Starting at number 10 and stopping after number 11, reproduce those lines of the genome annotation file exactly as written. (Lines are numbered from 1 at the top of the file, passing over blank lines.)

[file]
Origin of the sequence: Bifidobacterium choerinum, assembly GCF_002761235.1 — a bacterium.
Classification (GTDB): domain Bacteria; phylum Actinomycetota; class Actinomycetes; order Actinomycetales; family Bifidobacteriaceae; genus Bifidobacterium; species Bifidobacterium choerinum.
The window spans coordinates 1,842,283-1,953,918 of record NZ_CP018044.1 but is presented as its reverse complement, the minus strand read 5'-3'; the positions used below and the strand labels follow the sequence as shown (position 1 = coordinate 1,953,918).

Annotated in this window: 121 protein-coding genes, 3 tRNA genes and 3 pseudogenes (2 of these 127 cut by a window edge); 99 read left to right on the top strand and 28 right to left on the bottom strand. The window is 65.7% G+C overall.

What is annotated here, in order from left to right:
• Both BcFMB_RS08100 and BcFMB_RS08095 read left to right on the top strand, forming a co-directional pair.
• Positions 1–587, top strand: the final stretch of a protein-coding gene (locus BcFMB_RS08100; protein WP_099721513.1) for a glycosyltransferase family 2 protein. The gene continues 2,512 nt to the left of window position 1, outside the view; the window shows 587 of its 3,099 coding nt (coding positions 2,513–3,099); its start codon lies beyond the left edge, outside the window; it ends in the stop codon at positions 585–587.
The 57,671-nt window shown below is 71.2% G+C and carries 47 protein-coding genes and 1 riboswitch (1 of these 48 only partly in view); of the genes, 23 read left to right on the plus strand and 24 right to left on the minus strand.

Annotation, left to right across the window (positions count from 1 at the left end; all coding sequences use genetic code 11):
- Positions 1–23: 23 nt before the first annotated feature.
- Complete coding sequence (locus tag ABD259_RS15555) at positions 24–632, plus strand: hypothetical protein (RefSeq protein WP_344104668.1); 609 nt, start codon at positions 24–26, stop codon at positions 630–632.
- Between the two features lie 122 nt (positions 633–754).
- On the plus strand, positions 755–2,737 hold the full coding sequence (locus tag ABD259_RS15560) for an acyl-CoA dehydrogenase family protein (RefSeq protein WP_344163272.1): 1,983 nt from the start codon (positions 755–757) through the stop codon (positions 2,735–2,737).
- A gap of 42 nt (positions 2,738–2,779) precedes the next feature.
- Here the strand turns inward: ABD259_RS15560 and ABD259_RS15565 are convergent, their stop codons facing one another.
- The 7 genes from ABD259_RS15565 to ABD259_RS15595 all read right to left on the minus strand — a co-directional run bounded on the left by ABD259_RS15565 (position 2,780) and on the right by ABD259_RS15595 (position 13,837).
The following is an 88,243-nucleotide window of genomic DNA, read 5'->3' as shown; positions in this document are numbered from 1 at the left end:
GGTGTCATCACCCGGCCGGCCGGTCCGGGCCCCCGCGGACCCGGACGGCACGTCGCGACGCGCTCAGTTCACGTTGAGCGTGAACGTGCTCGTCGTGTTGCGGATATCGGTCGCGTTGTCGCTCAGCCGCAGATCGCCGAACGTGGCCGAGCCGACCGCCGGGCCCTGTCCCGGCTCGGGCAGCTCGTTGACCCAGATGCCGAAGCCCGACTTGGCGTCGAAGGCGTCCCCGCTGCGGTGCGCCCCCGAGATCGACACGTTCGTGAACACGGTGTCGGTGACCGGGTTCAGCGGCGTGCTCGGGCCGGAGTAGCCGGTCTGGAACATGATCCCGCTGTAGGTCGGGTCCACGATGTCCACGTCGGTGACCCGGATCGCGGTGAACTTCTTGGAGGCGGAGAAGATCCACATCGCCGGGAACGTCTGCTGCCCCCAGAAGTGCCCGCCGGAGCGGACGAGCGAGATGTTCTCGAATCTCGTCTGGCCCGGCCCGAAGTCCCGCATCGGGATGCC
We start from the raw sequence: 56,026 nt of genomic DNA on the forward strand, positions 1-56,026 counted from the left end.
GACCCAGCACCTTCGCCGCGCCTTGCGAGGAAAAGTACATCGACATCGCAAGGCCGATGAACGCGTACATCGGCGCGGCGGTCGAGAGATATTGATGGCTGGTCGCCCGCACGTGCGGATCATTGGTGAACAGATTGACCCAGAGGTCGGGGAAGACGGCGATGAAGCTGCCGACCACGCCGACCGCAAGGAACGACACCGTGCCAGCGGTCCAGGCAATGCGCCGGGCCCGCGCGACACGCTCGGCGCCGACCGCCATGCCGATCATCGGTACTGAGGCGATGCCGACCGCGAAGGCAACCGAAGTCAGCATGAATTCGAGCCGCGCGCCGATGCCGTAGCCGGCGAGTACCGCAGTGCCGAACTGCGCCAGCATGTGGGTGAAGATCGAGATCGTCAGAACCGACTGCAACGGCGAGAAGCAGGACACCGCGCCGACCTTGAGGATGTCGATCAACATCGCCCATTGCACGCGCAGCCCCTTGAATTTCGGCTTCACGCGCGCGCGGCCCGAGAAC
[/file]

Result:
- Positions 1–23: 23 nt before the first annotated feature.
- Complete coding sequence (locus tag ABD259_RS15555) at positions 24–632, plus strand: hypothetical protein (RefSeq protein WP_344104668.1); 609 nt, start codon at positions 24–26, stop codon at positions 630–632.